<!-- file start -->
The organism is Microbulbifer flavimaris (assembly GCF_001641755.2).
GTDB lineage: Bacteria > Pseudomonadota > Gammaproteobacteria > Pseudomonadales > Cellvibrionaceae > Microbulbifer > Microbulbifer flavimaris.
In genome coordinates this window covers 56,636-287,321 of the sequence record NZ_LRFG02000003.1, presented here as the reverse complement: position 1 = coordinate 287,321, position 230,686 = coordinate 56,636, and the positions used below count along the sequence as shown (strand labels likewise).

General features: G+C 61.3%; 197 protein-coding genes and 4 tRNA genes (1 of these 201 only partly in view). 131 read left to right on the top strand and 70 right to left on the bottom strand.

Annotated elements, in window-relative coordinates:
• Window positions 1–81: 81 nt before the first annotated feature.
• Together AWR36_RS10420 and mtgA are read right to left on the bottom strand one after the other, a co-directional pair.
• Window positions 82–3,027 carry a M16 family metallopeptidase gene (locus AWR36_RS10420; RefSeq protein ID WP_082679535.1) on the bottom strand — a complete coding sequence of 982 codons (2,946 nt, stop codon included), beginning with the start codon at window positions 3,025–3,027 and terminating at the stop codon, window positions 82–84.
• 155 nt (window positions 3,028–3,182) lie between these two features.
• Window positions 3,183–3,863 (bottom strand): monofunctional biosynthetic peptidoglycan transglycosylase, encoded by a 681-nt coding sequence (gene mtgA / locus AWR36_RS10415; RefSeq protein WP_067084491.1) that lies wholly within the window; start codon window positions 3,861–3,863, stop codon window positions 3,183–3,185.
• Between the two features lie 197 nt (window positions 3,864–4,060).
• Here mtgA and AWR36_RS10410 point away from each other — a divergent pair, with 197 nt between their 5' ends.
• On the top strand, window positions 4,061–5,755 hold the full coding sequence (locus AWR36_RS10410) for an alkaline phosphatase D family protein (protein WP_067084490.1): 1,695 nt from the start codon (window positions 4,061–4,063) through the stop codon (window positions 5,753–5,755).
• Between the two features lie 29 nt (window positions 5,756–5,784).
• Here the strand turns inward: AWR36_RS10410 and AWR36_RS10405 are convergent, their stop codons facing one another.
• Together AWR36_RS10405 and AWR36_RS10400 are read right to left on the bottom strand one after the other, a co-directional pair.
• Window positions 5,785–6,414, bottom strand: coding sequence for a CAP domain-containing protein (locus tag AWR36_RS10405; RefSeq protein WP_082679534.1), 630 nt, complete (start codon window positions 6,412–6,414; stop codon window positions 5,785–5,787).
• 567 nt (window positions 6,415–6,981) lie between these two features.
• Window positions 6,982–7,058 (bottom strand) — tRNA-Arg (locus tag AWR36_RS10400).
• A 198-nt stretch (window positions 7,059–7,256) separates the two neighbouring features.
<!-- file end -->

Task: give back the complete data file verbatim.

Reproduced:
The organism is Microbulbifer flavimaris (assembly GCF_001641755.2).
GTDB lineage: Bacteria > Pseudomonadota > Gammaproteobacteria > Pseudomonadales > Cellvibrionaceae > Microbulbifer > Microbulbifer flavimaris.
In genome coordinates this window covers 56,636-287,321 of the sequence record NZ_LRFG02000003.1, presented here as the reverse complement: position 1 = coordinate 287,321, position 230,686 = coordinate 56,636, and the positions used below count along the sequence as shown (strand labels likewise).

General features: G+C 61.3%; 197 protein-coding genes and 4 tRNA genes (1 of these 201 only partly in view). 131 read left to right on the top strand and 70 right to left on the bottom strand.

Annotated elements, in window-relative coordinates:
• Window positions 1–81: 81 nt before the first annotated feature.
• Together AWR36_RS10420 and mtgA are read right to left on the bottom strand one after the other, a co-directional pair.
• Window positions 82–3,027 carry a M16 family metallopeptidase gene (locus AWR36_RS10420; RefSeq protein ID WP_082679535.1) on the bottom strand — a complete coding sequence of 982 codons (2,946 nt, stop codon included), beginning with the start codon at window positions 3,025–3,027 and terminating at the stop codon, window positions 82–84.
• 155 nt (window positions 3,028–3,182) lie between these two features.
• Window positions 3,183–3,863 (bottom strand): monofunctional biosynthetic peptidoglycan transglycosylase, encoded by a 681-nt coding sequence (gene mtgA / locus AWR36_RS10415; RefSeq protein WP_067084491.1) that lies wholly within the window; start codon window positions 3,861–3,863, stop codon window positions 3,183–3,185.
• Between the two features lie 197 nt (window positions 3,864–4,060).
• Here mtgA and AWR36_RS10410 point away from each other — a divergent pair, with 197 nt between their 5' ends.
• On the top strand, window positions 4,061–5,755 hold the full coding sequence (locus AWR36_RS10410) for an alkaline phosphatase D family protein (protein WP_067084490.1): 1,695 nt from the start codon (window positions 4,061–4,063) through the stop codon (window positions 5,753–5,755).
• Between the two features lie 29 nt (window positions 5,756–5,784).
• Here the strand turns inward: AWR36_RS10410 and AWR36_RS10405 are convergent, their stop codons facing one another.
• Together AWR36_RS10405 and AWR36_RS10400 are read right to left on the bottom strand one after the other, a co-directional pair.
• Window positions 5,785–6,414, bottom strand: coding sequence for a CAP domain-containing protein (locus tag AWR36_RS10405; RefSeq protein WP_082679534.1), 630 nt, complete (start codon window positions 6,412–6,414; stop codon window positions 5,785–5,787).
• 567 nt (window positions 6,415–6,981) lie between these two features.
• Window positions 6,982–7,058 (bottom strand) — tRNA-Arg (locus tag AWR36_RS10400).
• A 198-nt stretch (window positions 7,059–7,256) separates the two neighbouring features.